Review: Having given keen listeners a healthy preview in his Fabric live mix last year, the artist formerly known as Stopmakingme delivers his full-length album for Erol Alkan's Phantasy Sound. It's a limber brew that channels a strong dose of analogue trickery through smart and snappy beat constructions, all bubbling, aquatic synths and troubled delays propelled by unfussy drum patterns so that the melodies can do the talking. Primarily this is a dancefloor album, moving from peppy breakbeat driven numbers to gently bumping house, but always the playful, ineffably warm synth work sets the tone, from "Naive Response"s robotic charm to "Drone Logic"s soaring grind. It's an album brimming in confidence and nailed with precision, and it's packed full of incredibly usable floor rockers to boot.
Time Marked Its Irregular Pulse In Her Eyes (2:18)
Review: One of the standout cuts from Daniel Avery's superb Song For Alpha album, "Diminuendo", gets a deserved single release. The title track - an alien-sounding chunk of psychedelic darkroom techno made in collaboration with recent Tresor signing Manni Dee - kicks off the EP, before Avery serves up a trio of previously unheard workouts. The first of these, "Hyper Detail", is a weighty chunk of creepy and intense techno propelled forwards by thunderous beats and wickedly wild TB-303 acid lines, while B-side opener "Light of Falling Rain" is an equally trippy slab of wonky electro/modular techno fusion. Closer "Time Marked Its Irregular Pulse In Her Eyes", meanwhile, is the kind of twisted ambient - all barely decipherable electronic speech and spacey noises - that sounds like it was beamed down from another universe.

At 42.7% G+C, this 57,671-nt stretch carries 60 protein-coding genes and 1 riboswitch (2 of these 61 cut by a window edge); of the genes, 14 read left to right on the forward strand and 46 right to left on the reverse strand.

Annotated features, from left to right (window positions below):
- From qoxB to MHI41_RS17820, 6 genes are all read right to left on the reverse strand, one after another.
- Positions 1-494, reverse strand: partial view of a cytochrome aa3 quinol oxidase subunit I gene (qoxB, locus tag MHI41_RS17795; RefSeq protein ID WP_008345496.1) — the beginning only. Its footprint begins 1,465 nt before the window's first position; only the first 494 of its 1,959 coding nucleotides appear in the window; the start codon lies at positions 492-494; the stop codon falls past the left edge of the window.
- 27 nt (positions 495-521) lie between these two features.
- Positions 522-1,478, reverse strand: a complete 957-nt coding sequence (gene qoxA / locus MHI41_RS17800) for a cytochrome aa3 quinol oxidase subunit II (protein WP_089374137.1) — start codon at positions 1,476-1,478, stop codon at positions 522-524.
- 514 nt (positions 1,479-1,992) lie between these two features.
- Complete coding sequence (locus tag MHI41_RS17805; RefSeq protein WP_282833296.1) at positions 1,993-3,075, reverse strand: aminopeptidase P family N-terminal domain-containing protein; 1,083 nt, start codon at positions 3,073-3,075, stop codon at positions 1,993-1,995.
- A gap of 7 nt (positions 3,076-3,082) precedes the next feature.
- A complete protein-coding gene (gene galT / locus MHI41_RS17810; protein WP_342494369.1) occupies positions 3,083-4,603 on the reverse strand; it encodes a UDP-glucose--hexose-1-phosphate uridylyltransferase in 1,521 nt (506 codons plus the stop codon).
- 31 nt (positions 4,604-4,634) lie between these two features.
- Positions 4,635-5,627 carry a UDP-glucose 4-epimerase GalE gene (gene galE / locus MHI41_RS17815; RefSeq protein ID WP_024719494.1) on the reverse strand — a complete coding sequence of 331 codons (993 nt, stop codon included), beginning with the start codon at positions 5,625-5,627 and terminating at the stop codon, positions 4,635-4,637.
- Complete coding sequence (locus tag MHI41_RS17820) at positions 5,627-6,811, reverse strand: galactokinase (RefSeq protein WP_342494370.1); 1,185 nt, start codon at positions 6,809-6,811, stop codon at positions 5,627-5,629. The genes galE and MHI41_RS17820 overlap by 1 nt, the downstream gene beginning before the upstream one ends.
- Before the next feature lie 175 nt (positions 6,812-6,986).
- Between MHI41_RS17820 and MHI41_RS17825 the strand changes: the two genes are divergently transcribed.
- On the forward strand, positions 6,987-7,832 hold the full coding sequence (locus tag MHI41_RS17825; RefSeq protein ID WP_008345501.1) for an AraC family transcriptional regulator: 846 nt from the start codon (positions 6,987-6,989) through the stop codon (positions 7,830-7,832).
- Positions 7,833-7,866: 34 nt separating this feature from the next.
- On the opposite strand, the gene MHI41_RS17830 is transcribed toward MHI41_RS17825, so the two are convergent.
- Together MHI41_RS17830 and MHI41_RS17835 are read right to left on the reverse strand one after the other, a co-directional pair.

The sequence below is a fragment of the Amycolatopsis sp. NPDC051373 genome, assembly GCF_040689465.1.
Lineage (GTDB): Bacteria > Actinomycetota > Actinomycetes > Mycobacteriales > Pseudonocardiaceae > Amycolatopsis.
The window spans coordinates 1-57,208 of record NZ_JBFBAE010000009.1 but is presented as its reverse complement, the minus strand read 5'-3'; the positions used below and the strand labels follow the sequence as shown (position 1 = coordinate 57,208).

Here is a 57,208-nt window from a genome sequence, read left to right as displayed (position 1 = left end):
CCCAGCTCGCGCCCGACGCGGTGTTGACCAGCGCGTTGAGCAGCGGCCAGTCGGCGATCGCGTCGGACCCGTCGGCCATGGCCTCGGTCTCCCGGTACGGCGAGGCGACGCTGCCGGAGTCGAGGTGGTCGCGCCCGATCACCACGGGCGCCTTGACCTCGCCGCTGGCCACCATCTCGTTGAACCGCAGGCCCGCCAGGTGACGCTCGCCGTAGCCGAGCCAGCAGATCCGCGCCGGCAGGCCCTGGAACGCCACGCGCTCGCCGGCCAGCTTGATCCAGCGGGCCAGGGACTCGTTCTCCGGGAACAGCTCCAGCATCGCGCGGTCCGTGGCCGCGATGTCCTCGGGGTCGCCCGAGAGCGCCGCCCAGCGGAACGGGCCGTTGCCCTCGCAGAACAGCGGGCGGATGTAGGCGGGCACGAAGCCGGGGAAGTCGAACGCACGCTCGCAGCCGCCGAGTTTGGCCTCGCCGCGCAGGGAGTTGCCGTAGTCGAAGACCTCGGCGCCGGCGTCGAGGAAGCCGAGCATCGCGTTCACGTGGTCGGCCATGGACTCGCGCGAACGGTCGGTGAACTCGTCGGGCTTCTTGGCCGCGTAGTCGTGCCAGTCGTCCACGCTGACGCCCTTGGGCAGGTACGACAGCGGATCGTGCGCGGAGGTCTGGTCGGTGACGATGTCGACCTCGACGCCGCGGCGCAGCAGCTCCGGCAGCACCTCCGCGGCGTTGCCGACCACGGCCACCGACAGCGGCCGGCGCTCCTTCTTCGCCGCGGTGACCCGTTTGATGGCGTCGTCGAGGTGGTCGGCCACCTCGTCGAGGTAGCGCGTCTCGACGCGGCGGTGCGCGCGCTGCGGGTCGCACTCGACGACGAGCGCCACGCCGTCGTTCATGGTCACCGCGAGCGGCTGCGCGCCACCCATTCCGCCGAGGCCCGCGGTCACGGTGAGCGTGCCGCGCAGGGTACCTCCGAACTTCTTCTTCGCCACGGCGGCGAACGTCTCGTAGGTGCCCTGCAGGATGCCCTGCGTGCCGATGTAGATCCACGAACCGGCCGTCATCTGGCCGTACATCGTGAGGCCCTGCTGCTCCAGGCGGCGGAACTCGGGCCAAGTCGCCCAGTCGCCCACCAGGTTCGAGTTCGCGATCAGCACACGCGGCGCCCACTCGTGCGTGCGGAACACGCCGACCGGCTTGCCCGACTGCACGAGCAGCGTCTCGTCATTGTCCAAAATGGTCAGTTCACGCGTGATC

Review: While undoubtedly one of dance music's greatest party-starters, Daniel Avery has never been a dance music purist. Over the years, there have been various quirky, downtempo-minded side projects and DJ mixes that show the impressive breadth of his musical knowledge. It's for this reason we're not that surprised to find that Song For Alpha, his first album since 2013, combines deeper and more trippy takes on his club-ready sound (home listening fodder, despite the drums) with escapist, early morning cuts inspired by ambient greats (Brian Eno, John Hassell etc.) and the after-hours electronica of Warp's pioneering Artificial Intelligence series. By mixing things up in this way, Avery has delivered what could well be his strongest body of work to date.